The Whole Town’s Talking, by Fannie Flagg*****

 “Up on the hill, Lucille Beemer said, ‘Good morning, everybody.’

“Two hundred and three people just waking up answered, ‘Morning’.”

thewholetownstalking Fannie Flagg is legendary, and rightly so. In fact, at one point in my reading of this DRC, I reflected that someone with her power to move people has power indeed; how fortunate that she uses her gift to benefit the rest of us. I don’t know about you, but I am ready to read something that provides a level of reassurance that all has not gone sour in this world, and that everything passes, sooner or later.  I was  fortunate to read this free and in advance thanks to Random House and Net Galley, but it’s one of the very few books for which I’d have paid full freight if it came down to it. It hits the shelves November 29 and is available for pre-order right now.

Our story begins with the first residents of what will become Elmwood Springs. Lordor Nordstrom arrives from Sweden, and after months of searching, finds the perfect place for his dairy farm in a pleasant spot in Missouri. The year is 1889. He puts up a house, buys some cows, and then, as a founding father, he decides he will donate a piece of land, because every town needs one thing for sure…a cemetery.

“Lordor guessed that preparing a place to spend eternity and trying to figure out how many places to set aside for himself was what made him think about his future.”

I went back and reread that sentence a couple of times; it begins our second chapter. Oh my but Flagg is droll. If one were to read this gem with half a mind on other things, nuggets like this might be missed.

The years go on, and with brief, colorful chapters, Flagg develops the town, introducing new residents that move in or are born here, and at first it seems as if the story is cotton candy, all fluff and sugar. But just as the impression is formed, it is vanquished, because our author is just warming up. Moments that are poignant, bittersweet, and darkly funny are sprinkled in lightly as we start, because after all, we are new to Elmwood Springs.

But the longer we stay there, the more intimately we become acquainted with its denizens and their peccadilloes, and then the more emotional aspects of the story unfold, almost as they might within your own large family or tightly knit community. Flagg convinces me that these people are my people, and her characters are so brilliantly developed, so utterly convincing that even when one of them does something surprising, I understand how that has come to pass.  And every time I think I see where she is headed with one thread or another, she surprises me.

About a fourth of the way in, someone dies and we find them interred, of course, at Still Meadows. But there’s an engaging twist to this aspect of Flagg’s story: the first person to pass wakes up when someone new arrives and greets them. They may be six feet under, but they can see what’s happening at the cemetery, along with everything that can be seen from the cemetery, just fine. And so the discussions that took place in life continue after death, and the dead look on avidly and wait for word of the loved ones they left behind.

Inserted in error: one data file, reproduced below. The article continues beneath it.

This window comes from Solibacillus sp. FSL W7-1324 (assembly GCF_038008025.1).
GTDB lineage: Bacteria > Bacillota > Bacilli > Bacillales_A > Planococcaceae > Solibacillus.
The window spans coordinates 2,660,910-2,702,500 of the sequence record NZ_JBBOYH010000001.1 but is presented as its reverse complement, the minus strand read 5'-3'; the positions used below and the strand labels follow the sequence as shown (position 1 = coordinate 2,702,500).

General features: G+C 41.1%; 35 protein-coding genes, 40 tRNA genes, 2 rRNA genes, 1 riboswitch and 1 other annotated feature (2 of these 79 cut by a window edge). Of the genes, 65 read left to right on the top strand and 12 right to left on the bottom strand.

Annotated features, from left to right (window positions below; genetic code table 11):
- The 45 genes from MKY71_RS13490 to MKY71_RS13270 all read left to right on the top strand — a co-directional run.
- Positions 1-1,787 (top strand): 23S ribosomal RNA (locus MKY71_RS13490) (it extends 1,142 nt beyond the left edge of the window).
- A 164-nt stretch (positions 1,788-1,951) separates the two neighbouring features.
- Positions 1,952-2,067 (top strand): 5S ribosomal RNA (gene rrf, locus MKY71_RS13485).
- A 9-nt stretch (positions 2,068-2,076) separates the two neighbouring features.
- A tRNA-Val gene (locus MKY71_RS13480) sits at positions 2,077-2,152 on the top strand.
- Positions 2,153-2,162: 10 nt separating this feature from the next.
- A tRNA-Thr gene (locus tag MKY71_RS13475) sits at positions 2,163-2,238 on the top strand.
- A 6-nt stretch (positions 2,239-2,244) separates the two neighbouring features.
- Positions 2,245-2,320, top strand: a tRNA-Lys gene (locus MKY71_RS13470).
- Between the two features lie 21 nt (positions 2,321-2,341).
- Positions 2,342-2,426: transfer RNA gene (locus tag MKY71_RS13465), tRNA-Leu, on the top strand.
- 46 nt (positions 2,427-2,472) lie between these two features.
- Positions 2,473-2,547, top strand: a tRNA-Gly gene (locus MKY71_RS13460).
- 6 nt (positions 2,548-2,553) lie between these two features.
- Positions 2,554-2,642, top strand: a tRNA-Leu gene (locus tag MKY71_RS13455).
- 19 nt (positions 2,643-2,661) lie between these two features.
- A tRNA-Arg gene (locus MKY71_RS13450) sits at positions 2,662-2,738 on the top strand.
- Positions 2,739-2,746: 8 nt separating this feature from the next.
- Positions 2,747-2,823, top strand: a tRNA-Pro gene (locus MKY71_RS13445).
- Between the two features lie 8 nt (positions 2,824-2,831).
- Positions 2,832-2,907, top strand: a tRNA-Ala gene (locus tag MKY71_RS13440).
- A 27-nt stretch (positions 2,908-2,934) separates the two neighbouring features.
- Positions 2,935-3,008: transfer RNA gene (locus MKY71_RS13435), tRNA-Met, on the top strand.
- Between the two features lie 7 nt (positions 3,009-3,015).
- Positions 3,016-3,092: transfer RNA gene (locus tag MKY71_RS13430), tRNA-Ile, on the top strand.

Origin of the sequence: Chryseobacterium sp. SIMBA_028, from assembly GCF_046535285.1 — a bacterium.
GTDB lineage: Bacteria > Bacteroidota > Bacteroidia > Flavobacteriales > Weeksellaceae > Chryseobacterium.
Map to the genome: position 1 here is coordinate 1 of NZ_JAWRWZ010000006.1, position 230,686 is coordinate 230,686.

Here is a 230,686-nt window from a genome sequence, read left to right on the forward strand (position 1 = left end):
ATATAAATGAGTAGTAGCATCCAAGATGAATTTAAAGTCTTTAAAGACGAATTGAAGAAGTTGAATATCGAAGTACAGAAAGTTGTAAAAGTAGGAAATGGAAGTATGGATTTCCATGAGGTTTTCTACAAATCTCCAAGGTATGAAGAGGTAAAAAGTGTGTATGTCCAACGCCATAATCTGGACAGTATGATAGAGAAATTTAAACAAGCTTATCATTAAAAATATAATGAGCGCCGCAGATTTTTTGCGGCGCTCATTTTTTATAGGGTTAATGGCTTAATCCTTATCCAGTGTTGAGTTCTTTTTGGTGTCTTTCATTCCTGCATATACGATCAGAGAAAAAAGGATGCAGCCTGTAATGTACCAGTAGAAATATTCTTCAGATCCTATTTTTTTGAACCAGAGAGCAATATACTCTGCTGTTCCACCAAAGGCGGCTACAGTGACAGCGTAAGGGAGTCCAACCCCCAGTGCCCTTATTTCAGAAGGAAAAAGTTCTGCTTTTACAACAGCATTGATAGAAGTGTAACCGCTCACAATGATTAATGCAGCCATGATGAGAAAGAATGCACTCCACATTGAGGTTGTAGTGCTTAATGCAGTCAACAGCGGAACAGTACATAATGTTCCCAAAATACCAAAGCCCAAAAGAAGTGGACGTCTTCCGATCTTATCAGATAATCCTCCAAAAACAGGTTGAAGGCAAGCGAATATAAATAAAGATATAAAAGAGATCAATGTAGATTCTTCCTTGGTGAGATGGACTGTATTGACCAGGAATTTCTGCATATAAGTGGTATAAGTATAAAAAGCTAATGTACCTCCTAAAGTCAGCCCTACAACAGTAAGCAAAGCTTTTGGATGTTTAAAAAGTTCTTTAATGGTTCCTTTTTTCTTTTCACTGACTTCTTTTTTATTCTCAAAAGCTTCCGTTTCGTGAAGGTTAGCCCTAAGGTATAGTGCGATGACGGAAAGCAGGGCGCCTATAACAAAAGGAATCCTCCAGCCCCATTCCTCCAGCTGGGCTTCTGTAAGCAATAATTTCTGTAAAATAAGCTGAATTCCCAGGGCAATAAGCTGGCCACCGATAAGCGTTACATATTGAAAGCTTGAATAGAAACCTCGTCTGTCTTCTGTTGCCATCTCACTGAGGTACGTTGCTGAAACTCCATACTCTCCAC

As the story develops and characters’ lives are more deeply explored—always remaining more light than dark, and without a single word anywhere that isn’t needed—it occurrs to me that she just may have done it again.

Some people like to take gadgets apart to see what makes them work; I enjoy doing that with literature. And so I find myself looking back at my highlights and notes, looking for what, apart from a dry, accurate wit, makes this writer’s work so special. Some of it is an alchemy whose elements can never be described perfectly, taking ordinary Americans and spinning them into gold. But part of it is undoubtedly her deep respect for working people, and her readiness to see redeemable qualities in characters that upon first glance seem abrasive and unlovable:

“Ida had always been different. At school, when all the kids used to play church and one would be the preacher, another the preacher’s wife, a deacon…Ida said she wanted to be God, because she was the only one who knew how to do it.”

But later, once she was grown, “Someone else remarked, ‘By God, if Ida had been a man, she would have made general by now.”

She also acknowledges that once in awhile, someone comes along that no matter what heroic effort is made on their behalf, will never do anything good for anyone. Hey, it happens.

The comments that are made by various characters reflect both the character’s outlook and usually, the prevailing attitude of the time period as she rolls the town steadily forward to 2016.

And this leads to one cautionary note: as with all of Flagg’s work, it is essential to read the chapter and section headings, which provide context. This reviewer once taught a group of teenage honors students that were unable to make heads nor tails of Fried Green Tomatoes, and I discovered it was because they weren’t reading the chapter headings, and so they didn’t know what the time period was or whose point of view they were reading. Don’t let that happen to you!

Finally, I want to thank the author for the kindly manner in which she draws teachers.  Fannie Flagg, every teacher I know that talks about books, loves your work. We need the encouragement sometimes, and your friendly regard means a great deal.

Highly recommended to everyone.

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